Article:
Georges Henri Rouault (French: [ʒɔʁʒ ʁuo] ; 27 May 1871, Paris – 13 February 1958) was a French painter, draughtsman and print artist, whose work is often associated with Fauvism and Expressionism.
Rouault was born in Paris into a poor family. He was born in a Parisian cellar after his family's home was destroyed in the Paris insurrection of 1871. His mother encouraged his love for the arts, and in 1885 the fourteen-year-old Rouault embarked on an apprenticeship as a glass painter and restorer, which lasted until 1890. This early experience as a glass painter has been suggested as a likely source of the heavy black contouring and glowing colours, likened to leaded glass, which characterize Rouault's mature painting style. During his apprenticeship, he also attended evening classes at the School of Fine Arts, and in 1891, he entered the École des Beaux-Arts, the official art school of France. There he studied under Gustave Moreau and became his favorite student. Rouault's earliest works show a symbolism in the use of colour that probably reflects Moreau's influence, and when Moreau died in 1898, Rouault was nominated as the curator of the Moreau Museum in Paris.
In 1891 Rouault painted The Way to Calvary. From 1895 on, he took part in major public exhibitions, notably the Salon d'Automne (which he helped to found), where paintings with religious subjects, landscapes and still lifes were shown. Rouault met Henri Matisse, Albert Marquet, Henri Manguin, and Charles Camoin. These friendships brought him to the movement of Fauvism, the leader of which was considered to be Matisse. In 1905 he exhibited his paintings at the Salon d'Automne with the other Fauvists. While Matisse represented the reflective and rationalized aspects in the group, Rouault embodied a more spontaneous and instinctive style.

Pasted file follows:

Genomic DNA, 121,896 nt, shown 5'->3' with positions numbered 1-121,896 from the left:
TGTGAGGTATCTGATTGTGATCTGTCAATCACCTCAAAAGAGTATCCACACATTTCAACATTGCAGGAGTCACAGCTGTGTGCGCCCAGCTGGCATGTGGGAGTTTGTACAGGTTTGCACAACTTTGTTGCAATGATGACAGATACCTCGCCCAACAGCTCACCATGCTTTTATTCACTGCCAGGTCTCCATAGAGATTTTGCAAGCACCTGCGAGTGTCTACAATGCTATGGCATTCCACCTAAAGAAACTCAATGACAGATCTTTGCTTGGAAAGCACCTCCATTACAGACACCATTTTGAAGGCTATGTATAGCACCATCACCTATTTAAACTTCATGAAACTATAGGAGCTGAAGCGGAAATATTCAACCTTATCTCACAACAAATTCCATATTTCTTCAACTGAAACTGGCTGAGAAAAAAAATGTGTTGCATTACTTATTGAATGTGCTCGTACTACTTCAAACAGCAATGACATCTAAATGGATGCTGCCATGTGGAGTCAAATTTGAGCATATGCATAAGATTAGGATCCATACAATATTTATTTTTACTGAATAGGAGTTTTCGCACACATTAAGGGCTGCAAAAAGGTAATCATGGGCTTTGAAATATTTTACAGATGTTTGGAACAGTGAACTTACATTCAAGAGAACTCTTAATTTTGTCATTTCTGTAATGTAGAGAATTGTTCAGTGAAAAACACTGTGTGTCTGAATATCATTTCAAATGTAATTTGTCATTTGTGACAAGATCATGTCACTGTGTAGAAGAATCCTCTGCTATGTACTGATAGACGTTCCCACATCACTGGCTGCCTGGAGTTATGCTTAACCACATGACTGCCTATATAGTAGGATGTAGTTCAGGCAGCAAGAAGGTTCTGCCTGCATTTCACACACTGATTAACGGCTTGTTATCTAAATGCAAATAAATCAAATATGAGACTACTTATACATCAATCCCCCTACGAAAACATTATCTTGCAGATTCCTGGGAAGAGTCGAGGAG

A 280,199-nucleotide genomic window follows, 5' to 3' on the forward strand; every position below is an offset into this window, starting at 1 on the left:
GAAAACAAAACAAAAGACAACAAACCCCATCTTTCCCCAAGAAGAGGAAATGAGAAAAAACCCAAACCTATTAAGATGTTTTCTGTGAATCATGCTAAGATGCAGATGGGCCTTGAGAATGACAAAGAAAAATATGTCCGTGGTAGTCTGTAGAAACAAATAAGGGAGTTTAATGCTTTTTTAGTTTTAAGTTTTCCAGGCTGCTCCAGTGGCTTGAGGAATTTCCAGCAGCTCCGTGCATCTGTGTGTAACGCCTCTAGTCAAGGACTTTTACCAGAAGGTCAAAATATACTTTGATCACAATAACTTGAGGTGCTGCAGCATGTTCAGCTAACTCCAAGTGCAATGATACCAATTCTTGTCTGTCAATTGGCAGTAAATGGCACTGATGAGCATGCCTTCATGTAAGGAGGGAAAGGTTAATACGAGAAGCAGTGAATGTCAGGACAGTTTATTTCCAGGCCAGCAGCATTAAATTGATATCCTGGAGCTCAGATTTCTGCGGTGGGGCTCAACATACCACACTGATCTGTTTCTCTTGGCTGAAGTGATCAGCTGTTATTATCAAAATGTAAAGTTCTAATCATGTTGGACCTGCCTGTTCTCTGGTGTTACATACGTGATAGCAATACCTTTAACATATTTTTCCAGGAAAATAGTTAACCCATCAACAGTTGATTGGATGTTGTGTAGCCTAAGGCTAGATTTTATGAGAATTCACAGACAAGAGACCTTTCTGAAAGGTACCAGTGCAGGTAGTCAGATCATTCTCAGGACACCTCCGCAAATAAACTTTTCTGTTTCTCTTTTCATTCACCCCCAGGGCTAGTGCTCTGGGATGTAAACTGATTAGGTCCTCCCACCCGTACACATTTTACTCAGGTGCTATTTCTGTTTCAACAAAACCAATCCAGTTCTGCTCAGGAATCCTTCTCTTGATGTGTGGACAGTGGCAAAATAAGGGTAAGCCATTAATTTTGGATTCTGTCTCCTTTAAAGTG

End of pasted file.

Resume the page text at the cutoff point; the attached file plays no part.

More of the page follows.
His use of stark contrasts and emotionality is credited to the influence of Vincent van Gogh. His characterizations of overemphasized grotesque personalities inspired the expressionist painters.
In 1907, Rouault commenced a series of paintings dedicated to courts, clowns and prostitutes. These paintings are interpreted as moral and social criticism. He became attracted to Spiritualism and the dramatic existentialism of the philosopher Jacques Maritain, who remained a close friend for the rest of his life. After that, he dedicated himself to religious subjects. Human nature was always the focus of his interest. Rouault said: "A tree against the sky possesses the same interest, the same character, the same expression as the figure of a human."
In 1910, Rouault had his first works exhibited in the Druet Gallery. His works were studied by German artists from Dresden, who later formed the nucleus of expressionism.
From 1917, Rouault dedicated himself to painting. The Christian faith informed his work in his search for inspiration and marks him out as perhaps the most passionate Christian artist of the 20th century: first of all, in the theme of the passion of Christ. The face of Jesus and the cries of the women at the feet of the cross are symbols of the pain of the world, which for Rouault was relieved by belief in resurrection.